Modern applications communicate with many external services; these external services could be from third party providers or from the same provider or they are components of the same application. Micro service architecture is a great example for disconnected, individually managed and scalable software components that work together. The communication takes place using simple HTTP endpoints.

Example: Think that you’re developing a modern shopping cart. Product catalog could be one micro service, ordering component would be another one and the user comment and feedback system would be another one. All three services together provide the full shopping cart experience.

Each service is built to be consumed by each other, they might have sophisticated API Management interfaces or just a simple self-documented REST endpoints or undocumented REST endpoints.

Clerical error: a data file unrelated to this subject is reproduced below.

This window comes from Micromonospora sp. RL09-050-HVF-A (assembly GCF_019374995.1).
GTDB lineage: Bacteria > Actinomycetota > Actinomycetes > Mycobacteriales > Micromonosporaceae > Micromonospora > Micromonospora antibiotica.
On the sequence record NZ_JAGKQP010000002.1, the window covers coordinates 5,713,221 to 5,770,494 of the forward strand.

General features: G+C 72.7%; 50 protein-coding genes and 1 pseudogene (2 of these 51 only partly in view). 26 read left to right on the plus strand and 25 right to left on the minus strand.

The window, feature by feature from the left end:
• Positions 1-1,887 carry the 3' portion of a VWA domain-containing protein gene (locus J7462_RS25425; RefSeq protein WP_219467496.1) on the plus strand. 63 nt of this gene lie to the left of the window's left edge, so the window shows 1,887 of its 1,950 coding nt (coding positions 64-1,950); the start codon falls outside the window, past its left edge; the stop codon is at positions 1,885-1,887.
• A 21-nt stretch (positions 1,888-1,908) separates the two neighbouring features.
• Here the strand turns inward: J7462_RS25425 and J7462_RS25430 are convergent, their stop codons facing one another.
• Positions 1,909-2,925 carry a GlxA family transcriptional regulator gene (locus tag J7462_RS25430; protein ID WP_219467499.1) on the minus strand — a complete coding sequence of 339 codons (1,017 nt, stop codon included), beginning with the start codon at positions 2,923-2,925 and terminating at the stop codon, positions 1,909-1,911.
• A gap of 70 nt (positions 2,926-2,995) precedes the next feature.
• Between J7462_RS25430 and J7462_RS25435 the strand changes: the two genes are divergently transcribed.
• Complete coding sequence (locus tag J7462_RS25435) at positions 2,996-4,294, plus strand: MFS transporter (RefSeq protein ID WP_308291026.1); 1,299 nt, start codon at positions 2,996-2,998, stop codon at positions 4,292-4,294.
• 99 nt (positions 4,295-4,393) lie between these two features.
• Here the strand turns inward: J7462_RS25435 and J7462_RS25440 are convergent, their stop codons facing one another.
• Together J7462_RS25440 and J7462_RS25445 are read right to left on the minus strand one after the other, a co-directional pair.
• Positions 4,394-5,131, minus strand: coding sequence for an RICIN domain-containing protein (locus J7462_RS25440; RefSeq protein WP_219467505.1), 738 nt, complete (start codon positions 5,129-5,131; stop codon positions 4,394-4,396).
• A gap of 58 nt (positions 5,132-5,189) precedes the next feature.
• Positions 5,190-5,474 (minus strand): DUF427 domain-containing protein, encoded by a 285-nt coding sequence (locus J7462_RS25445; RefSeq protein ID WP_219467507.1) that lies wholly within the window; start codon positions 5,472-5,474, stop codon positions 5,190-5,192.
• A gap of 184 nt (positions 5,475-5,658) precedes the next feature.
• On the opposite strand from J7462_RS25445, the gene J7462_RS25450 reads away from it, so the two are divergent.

Another example is Facebook, it has messenger feature implemented by a totally different team from who manage the feeds page and the Edge Ranking stuff. Each team push updates and individually manage and operate. The entire Facebook experience comes from the whole collection of micro services.

So the communication among these components is essential. Circuit Breaker (CB) manages the communication by acting as a proxy. If a service is down, then no point trying it and wasting the time. If a service is being recovered, then better not to congest it with flooded requests; time to heal should be given to the service.

Circuit Breaker and Retry Logics

It is important to understand when to use Circuit Breaker and when to retry. In case of transient failures, application should retry. Transient failures are temporary failures; a common example would be TimeOutException. It is obvious that we can retry for one more time.